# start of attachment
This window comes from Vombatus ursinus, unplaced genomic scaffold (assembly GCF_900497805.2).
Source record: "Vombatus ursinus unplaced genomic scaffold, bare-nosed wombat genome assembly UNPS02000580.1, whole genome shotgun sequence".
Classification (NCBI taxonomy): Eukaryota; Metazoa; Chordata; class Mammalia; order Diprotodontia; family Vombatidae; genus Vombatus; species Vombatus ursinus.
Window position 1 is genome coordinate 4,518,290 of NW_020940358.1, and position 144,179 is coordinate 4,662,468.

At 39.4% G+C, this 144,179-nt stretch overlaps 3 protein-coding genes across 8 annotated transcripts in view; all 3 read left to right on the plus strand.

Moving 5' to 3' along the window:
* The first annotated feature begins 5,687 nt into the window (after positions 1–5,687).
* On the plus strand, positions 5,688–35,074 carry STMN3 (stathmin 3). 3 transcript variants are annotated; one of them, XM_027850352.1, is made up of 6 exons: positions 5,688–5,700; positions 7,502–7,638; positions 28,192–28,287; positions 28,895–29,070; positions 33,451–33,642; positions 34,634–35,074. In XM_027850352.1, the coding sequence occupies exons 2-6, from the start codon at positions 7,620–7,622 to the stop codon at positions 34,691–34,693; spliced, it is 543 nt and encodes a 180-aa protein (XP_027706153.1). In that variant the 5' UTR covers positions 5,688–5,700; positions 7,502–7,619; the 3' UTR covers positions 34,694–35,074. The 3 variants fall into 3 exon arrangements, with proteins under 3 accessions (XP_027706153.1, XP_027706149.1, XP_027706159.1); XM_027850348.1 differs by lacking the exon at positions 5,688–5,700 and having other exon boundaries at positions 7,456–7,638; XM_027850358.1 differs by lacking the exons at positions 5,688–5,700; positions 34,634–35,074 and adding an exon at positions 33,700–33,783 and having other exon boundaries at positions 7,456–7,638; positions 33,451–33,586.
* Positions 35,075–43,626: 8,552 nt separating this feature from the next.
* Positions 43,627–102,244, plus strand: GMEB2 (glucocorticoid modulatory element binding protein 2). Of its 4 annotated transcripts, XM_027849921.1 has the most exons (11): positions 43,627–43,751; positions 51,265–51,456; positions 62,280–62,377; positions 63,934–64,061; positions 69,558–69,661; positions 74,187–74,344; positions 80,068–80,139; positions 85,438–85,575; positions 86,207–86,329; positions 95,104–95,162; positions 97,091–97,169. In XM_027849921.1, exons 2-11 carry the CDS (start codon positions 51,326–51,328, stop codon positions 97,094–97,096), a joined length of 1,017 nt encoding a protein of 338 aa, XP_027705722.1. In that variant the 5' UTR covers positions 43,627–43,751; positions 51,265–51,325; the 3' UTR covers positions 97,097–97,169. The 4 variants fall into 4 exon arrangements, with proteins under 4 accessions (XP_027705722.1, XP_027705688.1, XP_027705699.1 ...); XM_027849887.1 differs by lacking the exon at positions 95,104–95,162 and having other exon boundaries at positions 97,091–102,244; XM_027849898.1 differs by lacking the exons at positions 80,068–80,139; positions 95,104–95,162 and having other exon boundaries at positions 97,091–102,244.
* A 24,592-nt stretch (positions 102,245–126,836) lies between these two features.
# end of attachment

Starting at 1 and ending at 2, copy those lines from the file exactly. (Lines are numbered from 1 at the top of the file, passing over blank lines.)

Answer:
This window comes from Vombatus ursinus, unplaced genomic scaffold (assembly GCF_900497805.2).
Source record: "Vombatus ursinus unplaced genomic scaffold, bare-nosed wombat genome assembly UNPS02000580.1, whole genome shotgun sequence".